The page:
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I have a MacBook Pro (Retina, 13-inch, Early 2015) with the following specs:

  • 3.1 GHz Intel Core i7
  • 8 GB 1867 MHz DDR3
  • Intel Iris Graphics 6100 1536 MB

My batteries cycle count is 918 and the condition states "Service Battery." It's said this since the cycle count was like 820 ish.

I purchased this MacBook in September 2016 for $1,000 brand new (there was a pricing mistake, and I got it for a grand cheaper). For the first 2 years, I didn't know that the best way to preserve the battery was to keep it plugged in if you can, and I unplugged it each time it got to 100%.

I'm considering replacing the battery, or buying a new MacBook. I'll probably go with the former because this MacBook still runs really well, and my specs are nice, I think. How did you guys decide whether to purchase a new MacBook or replace the battery?

Is it possible for me to install the battery myself? How much do you guys think it'd cost to replace and install the battery if I hired someone to install it for me?

What's the worst that could happen if I keep using the current battery until it's no longer usable? Would it damage the macbook in any way?

  • ifixit.com/Guide/… – Tetsujin Jan 31 at 15:39
  • 1000 cycles is the typical useful life of a Lithium ion battery, such as that in your computer or smartphone. macOS's "service battery" warning appears when the real charge duration of your battery is detected to be significantly less (to my understanding, less than 70%) of the battery's nominal charge duration (the battery life that the battery is rated for) or is approaching 1000 cycles. For example, if your battery initially lasted 4 hours on a full charge, but now only lasts 3 hours, you'll see the "service battery" warning. – Jivan Pal Jan 31 at 15:49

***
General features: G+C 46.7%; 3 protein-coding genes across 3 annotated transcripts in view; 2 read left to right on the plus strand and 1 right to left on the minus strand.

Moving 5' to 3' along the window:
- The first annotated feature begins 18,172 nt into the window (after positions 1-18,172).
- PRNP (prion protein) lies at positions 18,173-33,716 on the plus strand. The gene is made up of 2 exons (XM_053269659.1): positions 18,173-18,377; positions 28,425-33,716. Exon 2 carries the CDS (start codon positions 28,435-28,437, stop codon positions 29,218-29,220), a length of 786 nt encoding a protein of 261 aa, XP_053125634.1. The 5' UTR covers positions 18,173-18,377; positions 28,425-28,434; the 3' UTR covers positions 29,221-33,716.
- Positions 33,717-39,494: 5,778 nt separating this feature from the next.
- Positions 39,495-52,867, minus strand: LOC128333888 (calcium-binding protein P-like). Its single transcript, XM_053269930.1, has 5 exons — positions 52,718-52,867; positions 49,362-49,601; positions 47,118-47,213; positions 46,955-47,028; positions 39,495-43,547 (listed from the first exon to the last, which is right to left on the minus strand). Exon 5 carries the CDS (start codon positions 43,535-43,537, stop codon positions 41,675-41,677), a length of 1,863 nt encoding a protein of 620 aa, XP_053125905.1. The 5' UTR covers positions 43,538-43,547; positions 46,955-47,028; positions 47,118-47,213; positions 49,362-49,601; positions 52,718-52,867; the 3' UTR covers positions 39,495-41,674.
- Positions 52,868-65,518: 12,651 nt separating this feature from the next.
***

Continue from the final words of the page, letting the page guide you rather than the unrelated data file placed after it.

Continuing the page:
• You can arrange an Apple Store appointment to have the safety and remaining useful life of your battery diagnosed free of charge, and they will advise you as to whether replacing the battery is recommended. The guide that @Tetsujin linked to is accurate for your model, and while not necessarily difficult to do yourself, it can be tedious and requires specific nuisance screwdrivers and a steady hand. The Apple Store should charge you around £200 for parts and labour if you want them to do it for you, whereas buying the battery elsewhere to do it yourself will be around £100 – Jivan Pal Jan 31 at 15:55
  • "I didn't know that the best way to preserve the battery was to keep it plugged in if you can, and I unplugged it each time it got to 100%." — The "best way" to maintain the life of a Lithium ion battery is to keep it 50% charged and not use it. It's how I use my HP laptop at home, which has a removable battery. Barring that (since that would require physically removing the battery from your MacBook), the best way to maintain charge duration is to keep it roughly between 20% and 80% charged, and only do full 0%→100%→0% cycles every so often to keep it calibrated. – Jivan Pal Jan 31 at 16:05
  • @JivanPal Thanks. Question. Isn't the best way to maintain the battery health to keep your macbook plugged in to a power source at all times, which means maintaining 100%? That way, the cycle count will not increase – anonuser01 Jan 31 at 16:19
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There are a few things going on here: